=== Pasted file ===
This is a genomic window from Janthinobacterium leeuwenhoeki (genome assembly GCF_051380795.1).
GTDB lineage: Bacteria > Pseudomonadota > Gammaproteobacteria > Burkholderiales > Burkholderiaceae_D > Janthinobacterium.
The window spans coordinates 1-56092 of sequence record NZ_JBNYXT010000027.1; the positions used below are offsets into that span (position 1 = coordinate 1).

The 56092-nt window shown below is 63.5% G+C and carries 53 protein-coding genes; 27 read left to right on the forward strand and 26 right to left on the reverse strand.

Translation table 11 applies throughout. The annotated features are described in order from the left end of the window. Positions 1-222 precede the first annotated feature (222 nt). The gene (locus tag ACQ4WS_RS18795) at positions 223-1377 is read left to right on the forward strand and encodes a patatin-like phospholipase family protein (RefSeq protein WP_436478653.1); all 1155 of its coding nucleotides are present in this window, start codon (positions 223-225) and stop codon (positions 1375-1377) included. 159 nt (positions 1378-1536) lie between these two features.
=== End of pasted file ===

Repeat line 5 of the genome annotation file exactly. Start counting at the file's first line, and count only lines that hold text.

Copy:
Translation table 11 applies throughout. The annotated features are described in order from the left end of the window. Positions 1-222 precede the first annotated feature (222 nt). The gene (locus tag ACQ4WS_RS18795) at positions 223-1377 is read left to right on the forward strand and encodes a patatin-like phospholipase family protein (RefSeq protein WP_436478653.1); all 1155 of its coding nucleotides are present in this window, start codon (positions 223-225) and stop codon (positions 1375-1377) included. 159 nt (positions 1378-1536) lie between these two features.